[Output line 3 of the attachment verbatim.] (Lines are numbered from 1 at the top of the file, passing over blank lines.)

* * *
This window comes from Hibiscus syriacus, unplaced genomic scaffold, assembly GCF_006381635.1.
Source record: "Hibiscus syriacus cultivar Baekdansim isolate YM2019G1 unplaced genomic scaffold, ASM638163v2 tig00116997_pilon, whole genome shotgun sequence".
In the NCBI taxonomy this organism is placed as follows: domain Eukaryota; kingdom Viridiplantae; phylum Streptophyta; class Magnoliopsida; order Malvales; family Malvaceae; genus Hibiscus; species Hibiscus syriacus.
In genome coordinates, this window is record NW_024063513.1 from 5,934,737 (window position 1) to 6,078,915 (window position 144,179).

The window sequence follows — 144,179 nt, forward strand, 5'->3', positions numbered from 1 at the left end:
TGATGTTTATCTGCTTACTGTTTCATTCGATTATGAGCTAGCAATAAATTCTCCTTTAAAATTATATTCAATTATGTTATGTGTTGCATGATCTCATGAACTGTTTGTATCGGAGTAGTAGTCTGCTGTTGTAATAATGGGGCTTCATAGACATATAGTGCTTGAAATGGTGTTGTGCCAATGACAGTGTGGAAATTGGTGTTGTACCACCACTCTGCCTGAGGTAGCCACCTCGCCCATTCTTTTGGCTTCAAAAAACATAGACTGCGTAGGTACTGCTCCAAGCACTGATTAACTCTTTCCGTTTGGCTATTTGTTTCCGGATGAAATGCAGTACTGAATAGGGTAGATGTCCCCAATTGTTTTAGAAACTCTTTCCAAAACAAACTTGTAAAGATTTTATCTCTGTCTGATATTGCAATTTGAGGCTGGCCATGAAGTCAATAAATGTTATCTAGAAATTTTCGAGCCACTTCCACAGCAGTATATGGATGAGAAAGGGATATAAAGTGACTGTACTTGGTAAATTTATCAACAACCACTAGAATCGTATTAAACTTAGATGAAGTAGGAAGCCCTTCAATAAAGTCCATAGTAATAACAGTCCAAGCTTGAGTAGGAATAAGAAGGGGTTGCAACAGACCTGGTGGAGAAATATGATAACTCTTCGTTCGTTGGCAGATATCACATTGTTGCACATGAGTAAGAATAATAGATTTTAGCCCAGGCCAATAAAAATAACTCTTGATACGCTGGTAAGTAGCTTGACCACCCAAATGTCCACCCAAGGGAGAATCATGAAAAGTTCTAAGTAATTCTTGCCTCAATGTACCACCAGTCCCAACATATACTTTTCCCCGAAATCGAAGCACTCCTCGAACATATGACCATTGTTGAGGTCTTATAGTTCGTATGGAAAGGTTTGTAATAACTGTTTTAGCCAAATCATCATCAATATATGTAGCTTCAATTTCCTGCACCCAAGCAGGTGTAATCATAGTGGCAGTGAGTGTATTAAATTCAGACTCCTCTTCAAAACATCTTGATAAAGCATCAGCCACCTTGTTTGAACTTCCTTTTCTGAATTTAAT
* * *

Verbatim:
In the NCBI taxonomy this organism is placed as follows: domain Eukaryota; kingdom Viridiplantae; phylum Streptophyta; class Magnoliopsida; order Malvales; family Malvaceae; genus Hibiscus; species Hibiscus syriacus.